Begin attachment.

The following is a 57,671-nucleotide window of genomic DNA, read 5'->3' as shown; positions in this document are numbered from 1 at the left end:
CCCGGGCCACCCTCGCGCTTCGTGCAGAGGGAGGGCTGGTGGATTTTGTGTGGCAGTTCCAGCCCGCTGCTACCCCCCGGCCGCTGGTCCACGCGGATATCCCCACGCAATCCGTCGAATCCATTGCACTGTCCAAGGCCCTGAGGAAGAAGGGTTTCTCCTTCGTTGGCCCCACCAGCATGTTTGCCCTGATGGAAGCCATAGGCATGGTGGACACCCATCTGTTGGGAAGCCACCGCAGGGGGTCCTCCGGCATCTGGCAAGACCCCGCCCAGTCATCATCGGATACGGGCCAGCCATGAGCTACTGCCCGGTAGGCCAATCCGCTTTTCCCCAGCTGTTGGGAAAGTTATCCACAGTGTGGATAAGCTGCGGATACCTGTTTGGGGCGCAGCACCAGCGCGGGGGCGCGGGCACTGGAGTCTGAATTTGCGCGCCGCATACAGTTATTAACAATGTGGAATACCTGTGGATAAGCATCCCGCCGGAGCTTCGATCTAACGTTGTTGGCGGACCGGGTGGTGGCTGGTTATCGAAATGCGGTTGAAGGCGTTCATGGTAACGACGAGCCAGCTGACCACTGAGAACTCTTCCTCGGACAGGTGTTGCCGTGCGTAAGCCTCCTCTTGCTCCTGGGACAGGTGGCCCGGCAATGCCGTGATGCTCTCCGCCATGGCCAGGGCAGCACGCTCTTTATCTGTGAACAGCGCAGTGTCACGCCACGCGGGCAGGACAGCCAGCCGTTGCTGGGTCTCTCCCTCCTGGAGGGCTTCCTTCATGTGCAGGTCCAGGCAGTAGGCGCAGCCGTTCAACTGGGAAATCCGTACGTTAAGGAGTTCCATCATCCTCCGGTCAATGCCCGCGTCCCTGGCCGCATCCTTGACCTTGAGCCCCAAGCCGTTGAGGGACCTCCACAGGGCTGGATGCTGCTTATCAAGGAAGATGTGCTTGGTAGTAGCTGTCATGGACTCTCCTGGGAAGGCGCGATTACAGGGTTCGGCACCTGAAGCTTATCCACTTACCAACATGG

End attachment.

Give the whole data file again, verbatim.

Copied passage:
The following is a 57,671-nucleotide window of genomic DNA, read 5'->3' as shown; positions in this document are numbered from 1 at the left end:
CCCGGGCCACCCTCGCGCTTCGTGCAGAGGGAGGGCTGGTGGATTTTGTGTGGCAGTTCCAGCCCGCTGCTACCCCCCGGCCGCTGGTCCACGCGGATATCCCCACGCAATCCGTCGAATCCATTGCACTGTCCAAGGCCCTGAGGAAGAAGGGTTTCTCCTTCGTTGGCCCCACCAGCATGTTTGCCCTGATGGAAGCCATAGGCATGGTGGACACCCATCTGTTGGGAAGCCACCGCAGGGGGTCCTCCGGCATCTGGCAAGACCCCGCCCAGTCATCATCGGATACGGGCCAGCCATGAGCTACTGCCCGGTAGGCCAATCCGCTTTTCCCCAGCTGTTGGGAAAGTTATCCACAGTGTGGATAAGCTGCGGATACCTGTTTGGGGCGCAGCACCAGCGCGGGGGCGCGGGCACTGGAGTCTGAATTTGCGCGCCGCATACAGTTATTAACAATGTGGAATACCTGTGGATAAGCATCCCGCCGGAGCTTCGATCTAACGTTGTTGGCGGACCGGGTGGTGGCTGGTTATCGAAATGCGGTTGAAGGCGTTCATGGTAACGACGAGCCAGCTGACCACTGAGAACTCTTCCTCGGACAGGTGTTGCCGTGCGTAAGCCTCCTCTTGCTCCTGGGACAGGTGGCCCGGCAATGCCGTGATGCTCTCCGCCATGGCCAGGGCAGCACGCTCTTTATCTGTGAACAGCGCAGTGTCACGCCACGCGGGCAGGACAGCCAGCCGTTGCTGGGTCTCTCCCTCCTGGAGGGCTTCCTTCATGTGCAGGTCCAGGCAGTAGGCGCAGCCGTTCAACTGGGAAATCCGTACGTTAAGGAGTTCCATCATCCTCCGGTCAATGCCCGCGTCCCTGGCCGCATCCTTGACCTTGAGCCCCAAGCCGTTGAGGGACCTCCACAGGGCTGGATGCTGCTTATCAAGGAAGATGTGCTTGGTAGTAGCTGTCATGGACTCTCCTGGGAAGGCGCGATTACAGGGTTCGGCACCTGAAGCTTATCCACTTACCAACATGG